select length('  Hello, my name is  ');

As expected, the above query returns 'Hello, my name is'.


The concat function combines (concatenates) two or more strings that we pass in as its arguments. Here's an example of string concatenation in action:

select concat(' Hello, ', 'my name is ', 'Paul');

This query returns the string 'Hello, my name is Paul'.


Given a string, upper returns the same string but with all its characters cast to uppercase. So, if you'd like everyone to hear you loud and clear, you can write the following query:

select upper('Hello, my name is Paul');

This returns the string 'HELLO, MY NAME IS PAUL'.


The function lower is the direct opposite of upper — it takes a string and returns the same string with all its characters cast to lowercase. Here's a query that uses lower:

select lower('Hello, my name is Paul');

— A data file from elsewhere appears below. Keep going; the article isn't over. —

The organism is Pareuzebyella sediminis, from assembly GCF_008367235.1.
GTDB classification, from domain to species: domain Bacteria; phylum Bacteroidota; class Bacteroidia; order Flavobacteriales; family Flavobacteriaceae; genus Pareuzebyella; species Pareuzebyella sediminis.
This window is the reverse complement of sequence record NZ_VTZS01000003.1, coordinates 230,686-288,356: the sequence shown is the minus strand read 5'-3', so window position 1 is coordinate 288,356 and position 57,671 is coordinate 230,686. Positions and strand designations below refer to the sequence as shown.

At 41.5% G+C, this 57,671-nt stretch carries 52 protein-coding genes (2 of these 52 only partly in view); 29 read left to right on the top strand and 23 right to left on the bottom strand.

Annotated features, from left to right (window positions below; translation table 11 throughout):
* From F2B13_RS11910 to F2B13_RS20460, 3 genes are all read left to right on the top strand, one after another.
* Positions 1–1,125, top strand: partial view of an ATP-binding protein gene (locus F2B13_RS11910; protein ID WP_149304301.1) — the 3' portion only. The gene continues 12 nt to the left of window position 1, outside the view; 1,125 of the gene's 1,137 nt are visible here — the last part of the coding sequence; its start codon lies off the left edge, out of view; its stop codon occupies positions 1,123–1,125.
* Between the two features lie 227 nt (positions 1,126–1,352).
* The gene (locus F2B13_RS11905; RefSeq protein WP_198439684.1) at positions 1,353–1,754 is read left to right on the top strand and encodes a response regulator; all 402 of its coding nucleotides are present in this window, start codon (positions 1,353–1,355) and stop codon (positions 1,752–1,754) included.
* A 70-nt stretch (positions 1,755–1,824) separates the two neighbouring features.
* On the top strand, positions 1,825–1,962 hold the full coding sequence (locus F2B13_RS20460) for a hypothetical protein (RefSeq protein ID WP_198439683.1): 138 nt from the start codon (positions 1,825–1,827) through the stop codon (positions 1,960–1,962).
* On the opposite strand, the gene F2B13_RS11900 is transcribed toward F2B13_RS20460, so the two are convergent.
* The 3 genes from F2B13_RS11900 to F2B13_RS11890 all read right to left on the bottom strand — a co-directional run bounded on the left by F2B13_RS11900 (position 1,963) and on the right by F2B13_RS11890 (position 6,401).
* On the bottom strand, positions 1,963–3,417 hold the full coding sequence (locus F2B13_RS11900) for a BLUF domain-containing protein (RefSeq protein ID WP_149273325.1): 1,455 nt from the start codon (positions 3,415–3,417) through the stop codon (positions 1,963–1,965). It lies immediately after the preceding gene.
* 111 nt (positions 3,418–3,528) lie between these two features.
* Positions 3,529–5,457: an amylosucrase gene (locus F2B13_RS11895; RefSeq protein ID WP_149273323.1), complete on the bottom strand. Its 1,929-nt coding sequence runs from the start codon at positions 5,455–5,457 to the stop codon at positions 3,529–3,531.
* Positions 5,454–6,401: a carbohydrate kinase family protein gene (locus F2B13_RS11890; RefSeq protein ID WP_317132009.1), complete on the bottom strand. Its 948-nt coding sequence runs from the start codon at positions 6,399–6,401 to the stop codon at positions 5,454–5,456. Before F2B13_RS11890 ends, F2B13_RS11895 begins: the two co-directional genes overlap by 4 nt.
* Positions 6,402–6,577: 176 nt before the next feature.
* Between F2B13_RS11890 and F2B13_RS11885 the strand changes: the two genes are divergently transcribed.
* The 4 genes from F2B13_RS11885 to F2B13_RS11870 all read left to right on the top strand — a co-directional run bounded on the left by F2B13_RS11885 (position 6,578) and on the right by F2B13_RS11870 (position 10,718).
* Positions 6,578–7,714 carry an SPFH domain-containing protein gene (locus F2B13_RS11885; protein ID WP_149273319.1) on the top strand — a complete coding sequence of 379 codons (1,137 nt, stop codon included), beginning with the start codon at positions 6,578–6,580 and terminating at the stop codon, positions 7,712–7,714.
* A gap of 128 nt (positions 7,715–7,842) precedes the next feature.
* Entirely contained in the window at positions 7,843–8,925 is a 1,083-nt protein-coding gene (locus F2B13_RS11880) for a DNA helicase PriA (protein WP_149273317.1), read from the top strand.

Predictably, we get the string 'hello, my name is paul'.


This function capitalizes the first (initial) letter of each word in a given string. For example, you can use initcap to ensure that the name someone has provided adheres to proper capitalization rules. Here's an example of the function in use:

select initcap('paul anderson');

The result of the above query is 'Paul Anderson'.

Of course, there are many other useful SQL functions used for strings, like replace, substr, and others. To learn more about these, check out's Standard SQL Functions interactive course! Thanks to it, you'll learn about the other common SQL functions I didn't mention in this article.

2. Numerical Functions

Numerical functions simply work with numbers, and there are quite a lot of useful SQL functions in this category. Let's discuss a few of these.